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This introduction explains the most important thing about cryptocurrencies. After you‘ve read it, you‘ll know more about it than most other humans. Today cryptocurrencies have become a global phenomenon known to most people. While still somehow geeky and not understood by most people, banks, governments and many companies are aware of its importance. In 2016, you‘ll have a hard time finding a major bank, a big accounting firm, a prominent software company or a government that did not research cryptocurrencies, publish a paper about it or start a so-called blockchain-project.

“Virtual currencies, perhaps most notably Bitcoin, have captured the imagination of some, struck fear among others, and confused the heck out of the rest of us.” – Thomas Carper, US-Senator

But beyond the noise and the press releases the overwhelming majority of people – even bankers, consultants, scientists, and developers – have a very limited knowledge about cryptocurrencies. They often fail to even understand the basic concepts. So let‘s walk through the whole story. What are cryptocurrencies?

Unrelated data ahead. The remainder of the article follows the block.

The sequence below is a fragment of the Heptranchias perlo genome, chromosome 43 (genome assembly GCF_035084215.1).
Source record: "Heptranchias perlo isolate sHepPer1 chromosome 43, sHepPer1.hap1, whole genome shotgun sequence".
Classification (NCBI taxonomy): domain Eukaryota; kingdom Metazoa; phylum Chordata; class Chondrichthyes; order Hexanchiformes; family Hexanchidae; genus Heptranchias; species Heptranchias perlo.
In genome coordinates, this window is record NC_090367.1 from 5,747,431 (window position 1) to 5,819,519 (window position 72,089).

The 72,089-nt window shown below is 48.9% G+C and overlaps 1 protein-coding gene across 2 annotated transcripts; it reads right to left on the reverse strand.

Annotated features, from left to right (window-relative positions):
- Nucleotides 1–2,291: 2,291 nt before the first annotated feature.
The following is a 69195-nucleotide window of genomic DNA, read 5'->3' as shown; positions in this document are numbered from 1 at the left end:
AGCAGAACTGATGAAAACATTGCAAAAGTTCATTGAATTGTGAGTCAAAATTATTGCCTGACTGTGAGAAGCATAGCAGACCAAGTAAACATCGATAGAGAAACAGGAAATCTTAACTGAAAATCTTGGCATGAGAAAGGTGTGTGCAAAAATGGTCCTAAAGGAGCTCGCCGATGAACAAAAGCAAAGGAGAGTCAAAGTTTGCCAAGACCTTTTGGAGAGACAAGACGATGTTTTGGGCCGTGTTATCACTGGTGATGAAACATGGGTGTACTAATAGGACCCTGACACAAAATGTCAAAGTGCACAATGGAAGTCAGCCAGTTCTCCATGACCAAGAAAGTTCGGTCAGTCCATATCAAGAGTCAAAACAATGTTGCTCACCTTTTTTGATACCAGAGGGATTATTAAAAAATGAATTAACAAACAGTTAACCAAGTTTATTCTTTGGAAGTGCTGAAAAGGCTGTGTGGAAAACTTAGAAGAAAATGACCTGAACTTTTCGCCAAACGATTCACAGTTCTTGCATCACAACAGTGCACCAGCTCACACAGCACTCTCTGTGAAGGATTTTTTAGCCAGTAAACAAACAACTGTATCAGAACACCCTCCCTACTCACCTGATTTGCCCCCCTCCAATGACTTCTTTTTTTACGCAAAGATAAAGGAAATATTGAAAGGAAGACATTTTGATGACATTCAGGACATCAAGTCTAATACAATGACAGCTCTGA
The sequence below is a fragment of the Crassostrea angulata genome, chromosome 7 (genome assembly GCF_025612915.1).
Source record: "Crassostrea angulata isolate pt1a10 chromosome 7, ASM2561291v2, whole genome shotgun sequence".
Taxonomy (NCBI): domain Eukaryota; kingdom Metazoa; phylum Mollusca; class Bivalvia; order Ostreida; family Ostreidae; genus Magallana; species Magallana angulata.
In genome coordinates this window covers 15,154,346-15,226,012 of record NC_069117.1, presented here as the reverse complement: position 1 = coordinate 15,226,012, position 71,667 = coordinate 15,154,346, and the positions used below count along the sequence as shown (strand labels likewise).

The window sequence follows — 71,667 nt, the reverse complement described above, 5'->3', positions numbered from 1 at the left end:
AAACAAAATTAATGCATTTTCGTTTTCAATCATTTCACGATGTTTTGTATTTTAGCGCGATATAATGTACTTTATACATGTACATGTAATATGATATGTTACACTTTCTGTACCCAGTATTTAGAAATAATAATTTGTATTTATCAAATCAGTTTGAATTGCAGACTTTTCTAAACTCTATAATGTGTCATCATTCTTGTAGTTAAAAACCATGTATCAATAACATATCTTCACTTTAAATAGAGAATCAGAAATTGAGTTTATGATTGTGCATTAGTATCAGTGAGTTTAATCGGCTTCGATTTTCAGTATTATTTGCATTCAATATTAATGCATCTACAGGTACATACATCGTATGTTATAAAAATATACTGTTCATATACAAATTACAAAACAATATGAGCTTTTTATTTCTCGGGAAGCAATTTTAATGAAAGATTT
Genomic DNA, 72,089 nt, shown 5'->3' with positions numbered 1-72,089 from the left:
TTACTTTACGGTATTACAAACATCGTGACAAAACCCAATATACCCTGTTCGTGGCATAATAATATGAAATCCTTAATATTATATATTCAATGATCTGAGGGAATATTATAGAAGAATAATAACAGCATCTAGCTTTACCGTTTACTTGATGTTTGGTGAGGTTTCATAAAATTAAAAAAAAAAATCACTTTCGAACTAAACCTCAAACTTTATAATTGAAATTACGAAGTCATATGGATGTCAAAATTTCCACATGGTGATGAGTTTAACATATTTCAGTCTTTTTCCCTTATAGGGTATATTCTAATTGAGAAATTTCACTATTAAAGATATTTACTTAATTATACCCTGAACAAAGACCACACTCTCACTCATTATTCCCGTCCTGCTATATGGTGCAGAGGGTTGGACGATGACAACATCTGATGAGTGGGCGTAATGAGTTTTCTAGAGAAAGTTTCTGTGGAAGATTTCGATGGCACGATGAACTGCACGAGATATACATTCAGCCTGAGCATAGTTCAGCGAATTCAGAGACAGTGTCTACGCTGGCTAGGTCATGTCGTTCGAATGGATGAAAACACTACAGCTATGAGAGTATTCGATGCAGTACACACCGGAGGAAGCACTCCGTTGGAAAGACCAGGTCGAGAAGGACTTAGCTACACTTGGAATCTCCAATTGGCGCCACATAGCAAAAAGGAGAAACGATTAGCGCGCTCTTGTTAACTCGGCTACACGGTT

Where did cryptocurrency originate? Why should you learn about cryptocurrency? And what do you need to know about cryptocurrency?

What is cryptocurrency and how cryptocurrencies emerged as a side product of digital cash... Few people know, but cryptocurrencies emerged as a side product of another invention. Satoshi Nakamoto, the unknown inventor of Bitcoin, the first and still most important cryptocurrency, never intended to invent a currency.

Announcing the first release of Bitcoin, a new electronic cash system that uses a peer-to-peer network to prevent double-spending. It’s completely decentralized with no server or central authority.  – Satoshi Nakamoto, 09 January 2009, announcing Bitcoin on SourceForge. The single most important part of Satoshi‘s invention was that he found a way to build a decentralized digital cash system. In the nineties, there have been many attempts to create digital money, but they all failed.… after more than a decade of failed Trusted Third Party based systems (Digicash, etc), they see it as a lost cause. I hope they can make the distinction, that this is the first time I know of that we’re trying a non-trust based system. – Satoshi Nakamoto in an E-Mail to Dustin Trammell